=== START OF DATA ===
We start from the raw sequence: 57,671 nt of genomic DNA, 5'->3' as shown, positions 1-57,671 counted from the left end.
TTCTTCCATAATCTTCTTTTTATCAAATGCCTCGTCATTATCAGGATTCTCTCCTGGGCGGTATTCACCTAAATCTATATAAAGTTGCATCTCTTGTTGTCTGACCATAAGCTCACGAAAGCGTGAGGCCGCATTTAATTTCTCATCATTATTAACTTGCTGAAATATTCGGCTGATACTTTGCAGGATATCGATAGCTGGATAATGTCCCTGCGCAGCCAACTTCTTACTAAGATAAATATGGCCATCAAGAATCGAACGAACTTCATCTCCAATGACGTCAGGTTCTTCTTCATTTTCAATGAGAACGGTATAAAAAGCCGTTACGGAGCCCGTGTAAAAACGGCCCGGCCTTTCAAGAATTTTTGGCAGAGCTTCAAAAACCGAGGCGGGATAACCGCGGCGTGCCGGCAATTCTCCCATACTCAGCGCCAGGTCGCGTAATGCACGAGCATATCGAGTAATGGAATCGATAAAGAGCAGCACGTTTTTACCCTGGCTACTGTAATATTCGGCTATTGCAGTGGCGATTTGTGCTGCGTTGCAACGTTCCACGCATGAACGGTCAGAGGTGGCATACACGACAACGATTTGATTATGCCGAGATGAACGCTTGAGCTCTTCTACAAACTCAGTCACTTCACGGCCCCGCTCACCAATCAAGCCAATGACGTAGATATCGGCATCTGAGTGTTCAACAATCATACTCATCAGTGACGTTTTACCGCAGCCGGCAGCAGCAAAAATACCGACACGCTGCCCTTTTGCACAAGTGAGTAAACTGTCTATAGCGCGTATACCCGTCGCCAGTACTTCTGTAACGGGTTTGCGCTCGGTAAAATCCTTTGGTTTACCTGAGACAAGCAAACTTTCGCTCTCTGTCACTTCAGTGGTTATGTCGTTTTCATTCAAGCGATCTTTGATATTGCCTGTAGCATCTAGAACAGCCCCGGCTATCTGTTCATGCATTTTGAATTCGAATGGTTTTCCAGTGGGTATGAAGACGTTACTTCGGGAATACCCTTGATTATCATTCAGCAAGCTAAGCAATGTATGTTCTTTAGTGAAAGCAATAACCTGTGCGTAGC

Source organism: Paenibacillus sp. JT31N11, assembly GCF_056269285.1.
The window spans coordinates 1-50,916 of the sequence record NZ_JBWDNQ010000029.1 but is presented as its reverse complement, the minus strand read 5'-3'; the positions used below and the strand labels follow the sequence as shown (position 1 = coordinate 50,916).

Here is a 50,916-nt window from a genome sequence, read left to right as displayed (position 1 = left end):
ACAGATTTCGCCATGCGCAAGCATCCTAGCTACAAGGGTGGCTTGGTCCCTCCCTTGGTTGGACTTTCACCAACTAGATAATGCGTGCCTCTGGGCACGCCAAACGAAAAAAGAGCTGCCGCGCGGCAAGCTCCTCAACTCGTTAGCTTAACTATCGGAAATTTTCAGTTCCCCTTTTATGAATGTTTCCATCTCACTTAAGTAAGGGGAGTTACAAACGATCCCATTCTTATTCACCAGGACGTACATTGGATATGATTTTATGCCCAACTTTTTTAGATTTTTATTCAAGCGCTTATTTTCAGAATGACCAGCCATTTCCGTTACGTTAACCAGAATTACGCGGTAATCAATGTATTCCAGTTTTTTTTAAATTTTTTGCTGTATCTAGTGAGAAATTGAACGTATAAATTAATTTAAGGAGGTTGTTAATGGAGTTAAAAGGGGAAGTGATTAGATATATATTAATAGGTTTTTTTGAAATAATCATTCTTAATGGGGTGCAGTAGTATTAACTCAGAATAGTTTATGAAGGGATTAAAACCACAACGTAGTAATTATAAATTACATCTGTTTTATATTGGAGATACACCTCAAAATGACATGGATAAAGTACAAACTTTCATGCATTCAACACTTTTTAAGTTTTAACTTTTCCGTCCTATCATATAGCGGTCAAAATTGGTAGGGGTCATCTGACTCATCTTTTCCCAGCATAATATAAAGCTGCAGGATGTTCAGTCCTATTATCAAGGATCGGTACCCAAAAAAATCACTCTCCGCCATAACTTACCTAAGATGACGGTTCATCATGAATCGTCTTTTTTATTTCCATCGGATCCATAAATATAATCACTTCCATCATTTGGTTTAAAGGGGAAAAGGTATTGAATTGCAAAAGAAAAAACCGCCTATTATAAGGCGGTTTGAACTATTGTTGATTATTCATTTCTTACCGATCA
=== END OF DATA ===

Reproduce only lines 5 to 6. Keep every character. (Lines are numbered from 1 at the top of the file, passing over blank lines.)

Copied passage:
Here is a 50,916-nt window from a genome sequence, read left to right as displayed (position 1 = left end):
ACAGATTTCGCCATGCGCAAGCATCCTAGCTACAAGGGTGGCTTGGTCCCTCCCTTGGTTGGACTTTCACCAACTAGATAATGCGTGCCTCTGGGCACGCCAAACGAAAAAAGAGCTGCCGCGCGGCAAGCTCCTCAACTCGTTAGCTTAACTATCGGAAATTTTCAGTTCCCCTTTTATGAATGTTTCCATCTCACTTAAGTAAGGGGAGTTACAAACGATCCCATTCTTATTCACCAGGACGTACATTGGATATGATTTTATGCCCAACTTTTTTAGATTTTTATTCAAGCGCTTATTTTCAGAATGACCAGCCATTTCCGTTACGTTAACCAGAATTACGCGGTAATCAATGTATTCCAGTTTTTTTTAAATTTTTTGCTGTATCTAGTGAGAAATTGAACGTATAAATTAATTTAAGGAGGTTGTTAATGGAGTTAAAAGGGGAAGTGATTAGATATATATTAATAGGTTTTTTTGAAATAATCATTCTTAATGGGGTGCAGTAGTATTAACTCAGAATAGTTTATGAAGGGATTAAAACCACAACGTAGTAATTATAAATTACATCTGTTTTATATTGGAGATACACCTCAAAATGACATGGATAAAGTACAAACTTTCATGCATTCAACACTTTTTAAGTTTTAACTTTTCCGTCCTATCATATAGCGGTCAAAATTGGTAGGGGTCATCTGACTCATCTTTTCCCAGCATAATATAAAGCTGCAGGATGTTCAGTCCTATTATCAAGGATCGGTACCCAAAAAAATCACTCTCCGCCATAACTTACCTAAGATGACGGTTCATCATGAATCGTCTTTTTTATTTCCATCGGATCCATAAATATAATCACTTCCATCATTTGGTTTAAAGGGGAAAAGGTATTGAATTGCAAAAGAAAAAACCGCCTATTATAAGGCGGTTTGAACTATTGTTGATTATTCATTTCTTACCGATCA